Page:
Known today for the less well-known (and let’s be honest, far less deserving) – Amerigo Vespucci, America was once affectionately known as Columbia!
Countries have long been supplied with anthropomorphisms. The former Gaul (France) is known as Gallia, for example. Britain is known affectionately as Britannia, Germany Germania, and Switzerland Helvetia (not to be confused with this cheese).
In the mid-1800s it was common for European countries to adopt a Latin variant that added a bit of gravitas and poetic credibility to their country. The blossoming British Colonies in America adopted Columbia for the more famous Italian explorer as the personification through which, symbolically at least, they channelled their hopes and dreams for freedom.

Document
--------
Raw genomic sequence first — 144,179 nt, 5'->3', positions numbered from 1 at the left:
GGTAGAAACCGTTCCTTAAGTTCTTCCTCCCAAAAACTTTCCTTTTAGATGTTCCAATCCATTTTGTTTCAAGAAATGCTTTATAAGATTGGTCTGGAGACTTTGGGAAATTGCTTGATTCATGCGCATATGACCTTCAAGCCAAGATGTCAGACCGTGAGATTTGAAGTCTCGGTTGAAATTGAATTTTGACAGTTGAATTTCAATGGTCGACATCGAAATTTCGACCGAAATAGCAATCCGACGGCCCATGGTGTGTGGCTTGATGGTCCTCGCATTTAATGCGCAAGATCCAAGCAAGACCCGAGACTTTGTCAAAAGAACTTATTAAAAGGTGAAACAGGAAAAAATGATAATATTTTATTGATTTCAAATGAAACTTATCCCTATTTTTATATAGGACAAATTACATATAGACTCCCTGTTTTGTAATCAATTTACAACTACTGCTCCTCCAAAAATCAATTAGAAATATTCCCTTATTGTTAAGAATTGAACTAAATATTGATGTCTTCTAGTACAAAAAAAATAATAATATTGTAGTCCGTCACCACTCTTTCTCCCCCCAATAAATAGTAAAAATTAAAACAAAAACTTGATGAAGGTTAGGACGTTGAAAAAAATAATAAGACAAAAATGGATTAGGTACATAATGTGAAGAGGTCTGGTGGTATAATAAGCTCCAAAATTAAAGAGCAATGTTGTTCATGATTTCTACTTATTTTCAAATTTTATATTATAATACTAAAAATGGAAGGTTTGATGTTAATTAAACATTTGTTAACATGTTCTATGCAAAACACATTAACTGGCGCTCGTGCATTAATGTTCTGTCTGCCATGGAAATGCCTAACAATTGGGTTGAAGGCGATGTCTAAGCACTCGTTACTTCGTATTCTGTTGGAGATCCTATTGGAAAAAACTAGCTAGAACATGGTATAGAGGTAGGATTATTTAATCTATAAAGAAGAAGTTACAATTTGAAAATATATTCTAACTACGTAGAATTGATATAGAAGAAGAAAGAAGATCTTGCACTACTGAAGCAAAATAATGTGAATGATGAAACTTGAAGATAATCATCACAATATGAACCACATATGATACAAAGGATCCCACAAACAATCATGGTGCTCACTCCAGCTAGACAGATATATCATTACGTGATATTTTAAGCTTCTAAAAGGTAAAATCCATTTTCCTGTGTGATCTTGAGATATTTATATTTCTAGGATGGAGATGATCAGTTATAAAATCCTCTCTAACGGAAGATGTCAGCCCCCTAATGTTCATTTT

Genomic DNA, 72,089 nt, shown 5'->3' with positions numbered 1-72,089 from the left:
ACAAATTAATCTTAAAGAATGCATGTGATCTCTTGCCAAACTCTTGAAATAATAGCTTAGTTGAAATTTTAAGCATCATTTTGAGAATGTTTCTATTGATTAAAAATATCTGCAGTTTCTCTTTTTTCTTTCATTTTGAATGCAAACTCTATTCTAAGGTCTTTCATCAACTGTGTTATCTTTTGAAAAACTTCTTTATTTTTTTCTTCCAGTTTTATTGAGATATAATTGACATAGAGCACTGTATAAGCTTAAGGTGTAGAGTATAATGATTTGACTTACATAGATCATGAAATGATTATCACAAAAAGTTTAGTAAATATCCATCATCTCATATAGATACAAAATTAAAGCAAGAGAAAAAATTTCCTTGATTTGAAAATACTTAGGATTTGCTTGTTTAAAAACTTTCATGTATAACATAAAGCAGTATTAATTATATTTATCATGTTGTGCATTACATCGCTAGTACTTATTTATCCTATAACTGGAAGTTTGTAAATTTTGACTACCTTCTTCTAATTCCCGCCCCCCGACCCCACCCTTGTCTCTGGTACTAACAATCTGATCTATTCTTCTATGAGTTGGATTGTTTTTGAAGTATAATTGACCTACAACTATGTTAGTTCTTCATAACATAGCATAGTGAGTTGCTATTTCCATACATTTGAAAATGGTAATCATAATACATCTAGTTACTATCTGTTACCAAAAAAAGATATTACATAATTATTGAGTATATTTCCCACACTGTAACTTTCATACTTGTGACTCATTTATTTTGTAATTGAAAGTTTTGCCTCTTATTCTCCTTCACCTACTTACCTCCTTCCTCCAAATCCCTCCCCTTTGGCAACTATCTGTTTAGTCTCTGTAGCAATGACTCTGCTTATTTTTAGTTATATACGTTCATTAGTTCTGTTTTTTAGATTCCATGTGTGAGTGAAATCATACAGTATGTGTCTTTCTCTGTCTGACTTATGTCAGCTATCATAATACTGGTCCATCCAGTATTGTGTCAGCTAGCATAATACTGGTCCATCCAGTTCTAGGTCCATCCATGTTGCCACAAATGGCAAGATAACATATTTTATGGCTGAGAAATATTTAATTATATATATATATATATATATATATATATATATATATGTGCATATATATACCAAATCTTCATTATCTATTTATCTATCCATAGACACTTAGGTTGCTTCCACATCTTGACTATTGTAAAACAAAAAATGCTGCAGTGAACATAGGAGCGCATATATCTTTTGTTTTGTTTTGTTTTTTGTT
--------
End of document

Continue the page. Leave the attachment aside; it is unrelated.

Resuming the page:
By the time the War of Independence was won, Columbia had caught on as the popular reference for the new country. Ode to Columbia’s Favourite Son was written about General Washington [the words of which can be found in Thomas Jefferson’s Scrapbooks.]
Although Columbia has fallen from prominence (a distant second behind Lady Liberty since the World Wars of the 20th Century), and a variation of which is now taken by Venezuela’s western neighbor, Columbia has been distilled (at least in name) throughout the United States:
- “Columbia, Gem of the Ocean” and “Hail, Columbia” competed with The Star Spangled Banner for national anthem until the latter won out in 1931.
- Columbia, capital city of South Carolina
- Columbia University
- The World’s Columbian Exposition of 1893 (immortalized in Erik Larsen’s Best-Selling The Devil in the White City)
- Columbia Records
- Columbia Pictures
- The District of Columbia
- British Columbia
- For a list of more national personifications, click here.
- For lyrics to Columbia, Gem of the Ocean and for a downloadable MP3, click here.